OSLO (Reuters) - Norwegian intelligence agencies should be given wide-ranging permission to gather data from electronic communications to prevent terrorism and espionage, the head of the country’s military surveillance agency said on Wednesday.
In an interview with public broadcaster NRK, Lieutenant General Kjell Grandhagen said it was becoming more difficult to uncover threats and that authority to monitor all data traffic as it enters the country was needed to keep the population safe.
“We run a big risk if we don’t address this properly and give the intelligence service and the Police Security Service (PST) the necessary tools,” Grandhagen said, adding that border checkpoints and customs services must have an online equivalent.
Electronic eavesdropping is allowed to monitor specific threats to national security, but a full-scale mining of all data entering the country would require changes in legislation.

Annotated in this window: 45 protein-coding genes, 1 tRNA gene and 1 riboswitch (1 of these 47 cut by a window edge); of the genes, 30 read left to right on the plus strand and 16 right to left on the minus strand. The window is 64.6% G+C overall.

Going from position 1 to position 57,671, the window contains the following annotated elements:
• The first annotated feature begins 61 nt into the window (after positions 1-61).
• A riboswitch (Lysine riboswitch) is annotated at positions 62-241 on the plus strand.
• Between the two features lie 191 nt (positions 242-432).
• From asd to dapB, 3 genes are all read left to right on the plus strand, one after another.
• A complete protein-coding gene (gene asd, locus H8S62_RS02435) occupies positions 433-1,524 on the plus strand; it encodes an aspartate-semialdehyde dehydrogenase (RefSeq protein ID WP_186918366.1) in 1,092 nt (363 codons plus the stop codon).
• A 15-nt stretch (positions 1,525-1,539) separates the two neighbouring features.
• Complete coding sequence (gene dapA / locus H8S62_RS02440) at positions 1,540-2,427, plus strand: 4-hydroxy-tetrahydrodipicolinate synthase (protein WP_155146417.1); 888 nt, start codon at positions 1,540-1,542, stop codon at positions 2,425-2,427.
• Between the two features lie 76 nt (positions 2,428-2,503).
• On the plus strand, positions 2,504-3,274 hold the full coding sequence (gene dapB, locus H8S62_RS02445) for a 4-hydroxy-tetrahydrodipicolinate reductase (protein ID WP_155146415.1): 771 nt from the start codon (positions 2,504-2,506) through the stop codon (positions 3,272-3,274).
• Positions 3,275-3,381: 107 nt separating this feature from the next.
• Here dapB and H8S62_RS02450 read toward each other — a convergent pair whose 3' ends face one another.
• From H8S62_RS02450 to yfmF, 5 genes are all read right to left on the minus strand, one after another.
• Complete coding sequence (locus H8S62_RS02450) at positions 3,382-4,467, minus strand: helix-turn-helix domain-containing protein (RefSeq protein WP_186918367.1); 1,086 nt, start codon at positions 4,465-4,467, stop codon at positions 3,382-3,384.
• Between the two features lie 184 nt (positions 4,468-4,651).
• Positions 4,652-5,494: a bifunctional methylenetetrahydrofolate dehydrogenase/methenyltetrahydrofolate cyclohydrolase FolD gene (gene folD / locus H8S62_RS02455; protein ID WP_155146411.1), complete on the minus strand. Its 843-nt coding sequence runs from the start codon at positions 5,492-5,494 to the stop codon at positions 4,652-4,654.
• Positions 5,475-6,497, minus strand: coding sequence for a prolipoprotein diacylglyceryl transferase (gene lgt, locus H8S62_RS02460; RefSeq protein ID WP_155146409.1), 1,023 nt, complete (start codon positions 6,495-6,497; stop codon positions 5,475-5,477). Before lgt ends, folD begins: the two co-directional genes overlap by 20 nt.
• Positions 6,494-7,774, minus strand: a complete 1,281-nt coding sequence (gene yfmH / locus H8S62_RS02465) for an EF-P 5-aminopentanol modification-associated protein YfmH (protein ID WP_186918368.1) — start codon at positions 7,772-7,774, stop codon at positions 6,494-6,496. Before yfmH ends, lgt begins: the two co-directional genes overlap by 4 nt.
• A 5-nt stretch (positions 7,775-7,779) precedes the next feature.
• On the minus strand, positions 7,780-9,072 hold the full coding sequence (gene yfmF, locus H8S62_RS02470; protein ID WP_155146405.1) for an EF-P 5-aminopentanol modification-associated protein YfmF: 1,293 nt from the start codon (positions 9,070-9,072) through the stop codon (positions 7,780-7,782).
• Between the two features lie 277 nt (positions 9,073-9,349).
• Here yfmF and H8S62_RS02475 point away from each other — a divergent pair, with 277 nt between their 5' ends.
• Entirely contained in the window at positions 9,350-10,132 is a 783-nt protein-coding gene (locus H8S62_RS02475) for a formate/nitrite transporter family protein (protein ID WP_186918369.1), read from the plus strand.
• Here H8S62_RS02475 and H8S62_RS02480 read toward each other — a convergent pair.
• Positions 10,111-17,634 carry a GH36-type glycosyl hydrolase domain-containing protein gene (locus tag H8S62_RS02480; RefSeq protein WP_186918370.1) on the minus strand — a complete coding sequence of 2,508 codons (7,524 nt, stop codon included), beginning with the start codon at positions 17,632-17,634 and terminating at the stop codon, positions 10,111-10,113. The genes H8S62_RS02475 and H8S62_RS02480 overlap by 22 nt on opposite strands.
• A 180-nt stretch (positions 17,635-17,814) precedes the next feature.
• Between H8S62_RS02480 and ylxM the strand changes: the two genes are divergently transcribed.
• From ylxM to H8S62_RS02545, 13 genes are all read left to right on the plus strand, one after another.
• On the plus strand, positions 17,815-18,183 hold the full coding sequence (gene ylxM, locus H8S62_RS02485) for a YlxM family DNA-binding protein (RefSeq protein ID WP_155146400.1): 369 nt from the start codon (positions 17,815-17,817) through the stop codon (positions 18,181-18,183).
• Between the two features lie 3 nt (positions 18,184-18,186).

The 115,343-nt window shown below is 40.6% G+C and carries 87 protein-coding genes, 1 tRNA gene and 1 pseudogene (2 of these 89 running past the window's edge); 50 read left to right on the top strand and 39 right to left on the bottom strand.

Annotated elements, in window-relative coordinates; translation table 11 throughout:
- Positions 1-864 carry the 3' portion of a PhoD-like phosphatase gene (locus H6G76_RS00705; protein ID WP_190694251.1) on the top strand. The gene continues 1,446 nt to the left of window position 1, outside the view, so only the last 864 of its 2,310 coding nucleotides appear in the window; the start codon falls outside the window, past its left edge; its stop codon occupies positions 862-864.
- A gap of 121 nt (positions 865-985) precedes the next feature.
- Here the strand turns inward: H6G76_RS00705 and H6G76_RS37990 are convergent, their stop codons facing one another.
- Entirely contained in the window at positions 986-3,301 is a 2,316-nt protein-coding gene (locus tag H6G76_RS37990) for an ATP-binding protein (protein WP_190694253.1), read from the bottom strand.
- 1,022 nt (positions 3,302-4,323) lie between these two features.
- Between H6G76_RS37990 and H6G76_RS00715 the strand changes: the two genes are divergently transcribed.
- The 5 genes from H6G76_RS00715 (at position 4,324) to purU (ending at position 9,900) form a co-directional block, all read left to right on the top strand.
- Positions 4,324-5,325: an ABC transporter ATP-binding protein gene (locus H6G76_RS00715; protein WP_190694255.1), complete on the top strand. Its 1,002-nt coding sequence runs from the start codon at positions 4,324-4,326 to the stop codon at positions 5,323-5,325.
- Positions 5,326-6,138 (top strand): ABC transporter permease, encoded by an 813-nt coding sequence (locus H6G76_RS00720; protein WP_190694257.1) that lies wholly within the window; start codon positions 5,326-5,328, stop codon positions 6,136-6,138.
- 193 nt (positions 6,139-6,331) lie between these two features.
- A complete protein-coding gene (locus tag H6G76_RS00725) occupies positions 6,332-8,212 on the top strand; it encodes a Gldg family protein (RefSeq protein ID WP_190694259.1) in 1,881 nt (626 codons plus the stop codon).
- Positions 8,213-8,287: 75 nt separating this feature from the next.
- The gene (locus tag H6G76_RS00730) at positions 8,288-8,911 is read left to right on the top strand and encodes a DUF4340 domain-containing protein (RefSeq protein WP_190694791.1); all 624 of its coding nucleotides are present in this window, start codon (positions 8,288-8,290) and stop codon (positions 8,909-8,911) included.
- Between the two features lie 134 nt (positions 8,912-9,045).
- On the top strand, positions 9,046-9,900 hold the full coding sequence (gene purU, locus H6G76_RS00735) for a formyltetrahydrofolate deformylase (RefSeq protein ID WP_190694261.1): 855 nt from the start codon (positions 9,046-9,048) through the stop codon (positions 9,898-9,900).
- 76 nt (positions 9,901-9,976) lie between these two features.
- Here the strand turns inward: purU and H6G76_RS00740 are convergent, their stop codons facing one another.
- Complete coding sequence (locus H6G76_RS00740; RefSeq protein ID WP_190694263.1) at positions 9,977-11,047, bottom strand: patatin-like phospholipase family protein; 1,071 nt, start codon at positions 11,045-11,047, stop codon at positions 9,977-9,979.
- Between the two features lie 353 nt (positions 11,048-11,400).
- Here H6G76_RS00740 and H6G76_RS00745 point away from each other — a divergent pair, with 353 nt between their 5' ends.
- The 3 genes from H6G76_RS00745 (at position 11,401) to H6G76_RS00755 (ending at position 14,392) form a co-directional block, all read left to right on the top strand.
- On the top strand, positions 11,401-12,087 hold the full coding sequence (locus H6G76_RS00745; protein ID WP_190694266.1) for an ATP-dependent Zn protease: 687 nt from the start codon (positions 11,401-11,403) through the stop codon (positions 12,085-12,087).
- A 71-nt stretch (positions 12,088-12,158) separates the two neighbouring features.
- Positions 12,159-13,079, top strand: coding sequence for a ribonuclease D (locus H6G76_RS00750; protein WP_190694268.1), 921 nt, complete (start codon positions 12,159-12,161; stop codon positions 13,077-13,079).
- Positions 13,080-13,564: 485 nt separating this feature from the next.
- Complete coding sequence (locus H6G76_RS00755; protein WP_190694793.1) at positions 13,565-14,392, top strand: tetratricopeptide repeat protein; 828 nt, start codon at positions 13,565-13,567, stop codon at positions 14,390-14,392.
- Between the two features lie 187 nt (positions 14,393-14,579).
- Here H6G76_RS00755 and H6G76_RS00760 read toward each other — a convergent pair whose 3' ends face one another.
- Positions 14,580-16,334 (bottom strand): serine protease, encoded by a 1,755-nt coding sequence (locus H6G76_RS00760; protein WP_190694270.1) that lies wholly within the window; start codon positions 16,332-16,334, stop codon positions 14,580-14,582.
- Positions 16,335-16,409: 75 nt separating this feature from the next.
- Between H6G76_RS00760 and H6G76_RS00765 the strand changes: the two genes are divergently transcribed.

“The big question is whether to allow the digital space to become a free-for-all room for terrorism, foreign intelligence services and organized crime,” Grandhagen said.
Norway, a NATO member and a large producer of oil and gas, earlier this year said foreign intelligence services had taken a greater interest in its affairs. It took the unusual step of naming Russia and China among those conducting surveillance.
The PST has also warned that young Norwegian Muslims joining Islamic State in Syria may pose a threat when they come home from the battle field.
But Norway’s Data Protection Authority, a public agency policing digital privacy, told NRK the general was asking for unreasonably broad powers.
“This seems like a disproportionate interference of communication compared to what they seek to achieve,” Chief Legal Officer Kim Ellertsen said.
Reporting by Terje Solsvik; Editing by Larry King